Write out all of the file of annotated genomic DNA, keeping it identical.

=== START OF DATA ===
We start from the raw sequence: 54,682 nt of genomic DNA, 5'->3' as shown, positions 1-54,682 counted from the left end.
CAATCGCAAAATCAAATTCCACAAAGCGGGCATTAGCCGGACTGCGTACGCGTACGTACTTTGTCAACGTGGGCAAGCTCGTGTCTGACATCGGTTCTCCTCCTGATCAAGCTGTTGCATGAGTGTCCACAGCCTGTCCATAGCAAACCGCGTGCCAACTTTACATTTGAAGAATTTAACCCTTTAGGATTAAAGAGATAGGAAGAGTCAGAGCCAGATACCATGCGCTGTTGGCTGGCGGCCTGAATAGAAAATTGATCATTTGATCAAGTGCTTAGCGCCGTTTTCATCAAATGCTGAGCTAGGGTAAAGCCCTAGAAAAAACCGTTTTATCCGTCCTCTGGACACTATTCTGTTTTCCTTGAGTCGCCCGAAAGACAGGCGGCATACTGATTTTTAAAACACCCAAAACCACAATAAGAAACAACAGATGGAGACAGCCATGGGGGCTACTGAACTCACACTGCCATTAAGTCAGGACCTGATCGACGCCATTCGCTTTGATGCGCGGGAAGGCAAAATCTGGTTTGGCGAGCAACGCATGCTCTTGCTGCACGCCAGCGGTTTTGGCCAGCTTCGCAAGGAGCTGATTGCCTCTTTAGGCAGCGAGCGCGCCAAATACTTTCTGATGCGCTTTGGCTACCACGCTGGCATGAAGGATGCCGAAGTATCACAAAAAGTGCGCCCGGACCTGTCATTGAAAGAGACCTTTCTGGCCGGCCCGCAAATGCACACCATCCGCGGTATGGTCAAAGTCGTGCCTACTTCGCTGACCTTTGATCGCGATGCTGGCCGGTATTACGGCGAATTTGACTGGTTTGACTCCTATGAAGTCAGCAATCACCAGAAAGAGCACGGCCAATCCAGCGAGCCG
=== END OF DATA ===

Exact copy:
We start from the raw sequence: 54,682 nt of genomic DNA, 5'->3' as shown, positions 1-54,682 counted from the left end.
CAATCGCAAAATCAAATTCCACAAAGCGGGCATTAGCCGGACTGCGTACGCGTACGTACTTTGTCAACGTGGGCAAGCTCGTGTCTGACATCGGTTCTCCTCCTGATCAAGCTGTTGCATGAGTGTCCACAGCCTGTCCATAGCAAACCGCGTGCCAACTTTACATTTGAAGAATTTAACCCTTTAGGATTAAAGAGATAGGAAGAGTCAGAGCCAGATACCATGCGCTGTTGGCTGGCGGCCTGAATAGAAAATTGATCATTTGATCAAGTGCTTAGCGCCGTTTTCATCAAATGCTGAGCTAGGGTAAAGCCCTAGAAAAAACCGTTTTATCCGTCCTCTGGACACTATTCTGTTTTCCTTGAGTCGCCCGAAAGACAGGCGGCATACTGATTTTTAAAACACCCAAAACCACAATAAGAAACAACAGATGGAGACAGCCATGGGGGCTACTGAACTCACACTGCCATTAAGTCAGGACCTGATCGACGCCATTCGCTTTGATGCGCGGGAAGGCAAAATCTGGTTTGGCGAGCAACGCATGCTCTTGCTGCACGCCAGCGGTTTTGGCCAGCTTCGCAAGGAGCTGATTGCCTCTTTAGGCAGCGAGCGCGCCAAATACTTTCTGATGCGCTTTGGCTACCACGCTGGCATGAAGGATGCCGAAGTATCACAAAAAGTGCGCCCGGACCTGTCATTGAAAGAGACCTTTCTGGCCGGCCCGCAAATGCACACCATCCGCGGTATGGTCAAAGTCGTGCCTACTTCGCTGACCTTTGATCGCGATGCTGGCCGGTATTACGGCGAATTTGACTGGTTTGACTCCTATGAAGTCAGCAATCACCAGAAAGAGCACGGCCAATCCAGCGAGCCG